Vaccinations

Hib/MenC vaccine

The Hib/MenC vaccine is a single injection given to one-year-old babies to boost their protection against Haemophilus influenzae type b (Hib) and meningitis C.

Hib and meningitis C infections are serious and potentially fatal. They can both cause meningitis and septicaemia (blood poisoning).

Who should have the Hib/MenC vaccine?

The Hib/MenC vaccine is offered to all babies at the age of one year as part of the NHS childhood vaccination programme.

Read more about when your baby should have the Hib/MenC vaccine.

Why is the Hib/MenC vaccine needed?

The vaccine boosts the protection your baby has already gained from their first course of Hib vaccine, which they received in the 6-in-1 vaccine at 8, 12 and 16 weeks old, and begins their protection against meningitis C. 

How safe is the Hib/MenC vaccine?

The Hib/MenC vaccine is very safe. It's inactivated which means it doesn't contain any live organisms so there is no risk of your baby catching the diseases against which it protects. The vaccine also has few side effects.

The brand name of the Hib/MenC vaccine given in the UK is Menitorix.

Read the patient information leaflet (PIL) for Menitorix (PDF, 104kb).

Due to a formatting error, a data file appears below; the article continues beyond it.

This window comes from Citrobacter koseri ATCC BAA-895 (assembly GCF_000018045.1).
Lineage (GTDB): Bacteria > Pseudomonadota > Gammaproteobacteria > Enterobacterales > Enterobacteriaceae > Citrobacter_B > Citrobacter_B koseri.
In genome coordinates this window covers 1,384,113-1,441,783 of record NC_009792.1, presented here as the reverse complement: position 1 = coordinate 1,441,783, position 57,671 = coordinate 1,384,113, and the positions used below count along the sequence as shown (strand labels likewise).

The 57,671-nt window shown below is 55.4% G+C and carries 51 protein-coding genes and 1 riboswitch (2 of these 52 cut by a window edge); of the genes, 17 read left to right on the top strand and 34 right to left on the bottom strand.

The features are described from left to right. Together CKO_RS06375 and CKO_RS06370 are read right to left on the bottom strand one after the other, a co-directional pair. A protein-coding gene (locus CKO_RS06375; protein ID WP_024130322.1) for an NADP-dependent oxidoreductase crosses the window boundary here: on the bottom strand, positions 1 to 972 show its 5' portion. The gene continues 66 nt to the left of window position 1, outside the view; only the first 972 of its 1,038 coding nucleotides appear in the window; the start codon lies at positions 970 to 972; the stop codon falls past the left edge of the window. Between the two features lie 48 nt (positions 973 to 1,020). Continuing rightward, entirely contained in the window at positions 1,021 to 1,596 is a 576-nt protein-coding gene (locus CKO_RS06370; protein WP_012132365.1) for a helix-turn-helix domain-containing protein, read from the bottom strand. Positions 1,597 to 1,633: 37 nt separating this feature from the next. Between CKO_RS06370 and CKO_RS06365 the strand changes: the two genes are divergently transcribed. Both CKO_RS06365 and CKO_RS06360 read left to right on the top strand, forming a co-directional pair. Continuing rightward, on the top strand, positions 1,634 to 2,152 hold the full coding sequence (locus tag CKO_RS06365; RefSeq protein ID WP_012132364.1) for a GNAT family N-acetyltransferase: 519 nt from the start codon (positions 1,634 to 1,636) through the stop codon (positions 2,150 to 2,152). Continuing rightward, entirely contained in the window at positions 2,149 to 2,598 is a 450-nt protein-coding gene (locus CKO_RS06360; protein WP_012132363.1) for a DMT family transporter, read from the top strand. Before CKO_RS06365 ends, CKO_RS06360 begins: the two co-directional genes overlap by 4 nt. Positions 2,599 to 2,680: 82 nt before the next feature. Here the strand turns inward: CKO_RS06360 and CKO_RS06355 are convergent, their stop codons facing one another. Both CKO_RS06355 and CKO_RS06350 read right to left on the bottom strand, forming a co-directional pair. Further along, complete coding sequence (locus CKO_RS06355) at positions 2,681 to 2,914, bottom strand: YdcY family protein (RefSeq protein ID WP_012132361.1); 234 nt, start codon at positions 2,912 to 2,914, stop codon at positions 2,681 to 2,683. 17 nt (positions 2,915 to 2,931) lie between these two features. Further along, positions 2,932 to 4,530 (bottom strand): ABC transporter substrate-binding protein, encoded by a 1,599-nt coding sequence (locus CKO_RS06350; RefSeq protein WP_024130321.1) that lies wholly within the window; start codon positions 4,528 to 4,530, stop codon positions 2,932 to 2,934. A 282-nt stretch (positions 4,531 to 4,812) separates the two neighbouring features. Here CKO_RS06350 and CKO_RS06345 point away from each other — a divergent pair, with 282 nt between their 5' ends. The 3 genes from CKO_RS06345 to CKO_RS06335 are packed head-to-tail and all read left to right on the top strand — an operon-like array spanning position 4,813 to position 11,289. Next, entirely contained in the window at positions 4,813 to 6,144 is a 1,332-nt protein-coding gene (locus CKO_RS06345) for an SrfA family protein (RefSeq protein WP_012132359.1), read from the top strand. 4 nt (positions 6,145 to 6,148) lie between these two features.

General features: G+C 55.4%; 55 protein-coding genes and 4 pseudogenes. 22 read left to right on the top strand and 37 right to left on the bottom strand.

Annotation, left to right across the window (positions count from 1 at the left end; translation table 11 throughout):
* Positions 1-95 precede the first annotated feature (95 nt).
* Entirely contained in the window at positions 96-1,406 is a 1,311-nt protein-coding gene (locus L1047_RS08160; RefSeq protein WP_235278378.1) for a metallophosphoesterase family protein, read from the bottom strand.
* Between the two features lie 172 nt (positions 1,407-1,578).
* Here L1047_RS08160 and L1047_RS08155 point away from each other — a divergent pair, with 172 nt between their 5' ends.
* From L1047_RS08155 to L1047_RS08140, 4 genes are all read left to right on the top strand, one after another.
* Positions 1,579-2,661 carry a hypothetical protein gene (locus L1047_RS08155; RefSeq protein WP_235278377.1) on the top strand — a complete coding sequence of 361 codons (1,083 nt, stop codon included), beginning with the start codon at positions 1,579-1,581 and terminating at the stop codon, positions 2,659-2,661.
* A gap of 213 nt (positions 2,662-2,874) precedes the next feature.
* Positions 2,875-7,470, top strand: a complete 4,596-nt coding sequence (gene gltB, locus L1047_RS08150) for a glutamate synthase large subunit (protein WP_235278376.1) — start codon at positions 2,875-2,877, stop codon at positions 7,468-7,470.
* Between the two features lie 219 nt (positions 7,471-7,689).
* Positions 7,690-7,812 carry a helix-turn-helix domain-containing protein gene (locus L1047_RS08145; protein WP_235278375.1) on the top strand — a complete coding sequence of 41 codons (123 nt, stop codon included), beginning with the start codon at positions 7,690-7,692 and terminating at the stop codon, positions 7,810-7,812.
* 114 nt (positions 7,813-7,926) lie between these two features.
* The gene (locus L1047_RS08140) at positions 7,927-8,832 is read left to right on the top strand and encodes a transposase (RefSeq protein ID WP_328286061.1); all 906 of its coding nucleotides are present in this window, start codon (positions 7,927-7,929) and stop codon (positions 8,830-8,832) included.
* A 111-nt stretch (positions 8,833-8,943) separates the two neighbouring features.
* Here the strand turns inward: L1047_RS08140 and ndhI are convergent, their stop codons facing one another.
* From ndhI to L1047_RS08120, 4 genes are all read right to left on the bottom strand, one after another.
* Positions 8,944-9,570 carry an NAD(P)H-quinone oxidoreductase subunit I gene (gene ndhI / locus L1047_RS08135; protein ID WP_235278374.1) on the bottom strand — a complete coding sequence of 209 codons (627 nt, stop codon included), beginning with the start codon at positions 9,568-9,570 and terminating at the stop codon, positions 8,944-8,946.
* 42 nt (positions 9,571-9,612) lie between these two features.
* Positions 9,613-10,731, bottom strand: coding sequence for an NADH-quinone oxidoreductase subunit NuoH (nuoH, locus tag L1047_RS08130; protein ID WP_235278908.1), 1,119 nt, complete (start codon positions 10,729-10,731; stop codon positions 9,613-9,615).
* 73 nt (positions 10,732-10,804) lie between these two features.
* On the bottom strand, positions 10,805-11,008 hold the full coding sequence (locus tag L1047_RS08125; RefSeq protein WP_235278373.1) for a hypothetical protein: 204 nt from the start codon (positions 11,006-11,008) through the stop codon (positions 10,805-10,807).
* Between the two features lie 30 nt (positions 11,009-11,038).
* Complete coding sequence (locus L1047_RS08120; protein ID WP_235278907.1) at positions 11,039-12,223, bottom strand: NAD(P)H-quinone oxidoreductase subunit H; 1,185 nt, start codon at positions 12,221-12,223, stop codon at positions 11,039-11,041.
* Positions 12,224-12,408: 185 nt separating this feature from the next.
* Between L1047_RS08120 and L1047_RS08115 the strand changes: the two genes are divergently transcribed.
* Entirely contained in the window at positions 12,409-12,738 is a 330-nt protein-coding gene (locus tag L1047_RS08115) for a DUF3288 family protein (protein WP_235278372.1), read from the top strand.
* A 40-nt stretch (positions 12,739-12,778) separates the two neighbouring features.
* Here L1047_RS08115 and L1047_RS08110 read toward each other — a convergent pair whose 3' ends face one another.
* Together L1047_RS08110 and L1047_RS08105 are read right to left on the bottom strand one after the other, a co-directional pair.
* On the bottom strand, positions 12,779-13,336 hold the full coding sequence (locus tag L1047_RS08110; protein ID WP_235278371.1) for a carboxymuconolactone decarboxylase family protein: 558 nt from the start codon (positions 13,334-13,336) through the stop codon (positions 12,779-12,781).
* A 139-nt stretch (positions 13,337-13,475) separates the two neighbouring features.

Read more about the Hib/MenC vaccine side effects.

How effective is the Hib/MenC vaccine?

The Hib/MenC booster is highly effective and protects children when they are most vulnerable to these diseases. Rates of Hib and MenC disease in the UK are now at their lowest-ever levels as a result of vaccination.

How does the Hib/MenC vaccine work?

The Hib/MenC vaccine contains bits of the bacteria that cause the diseases it protects against.

If your child comes into contact with these germs, the antibodies their body produces after vaccination will fight the infection to stop the disease taking hold.

Read answers to parents' common questions about the Hib/MenC vaccine.

Page last reviewed: 18/04/2016

Next review due: 18/04/2018

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Haemophilus influenzae type b

Hib is a bacterium that can cause a number of serious infections. These infections are rare nowadays as they can be prevented with routine vaccination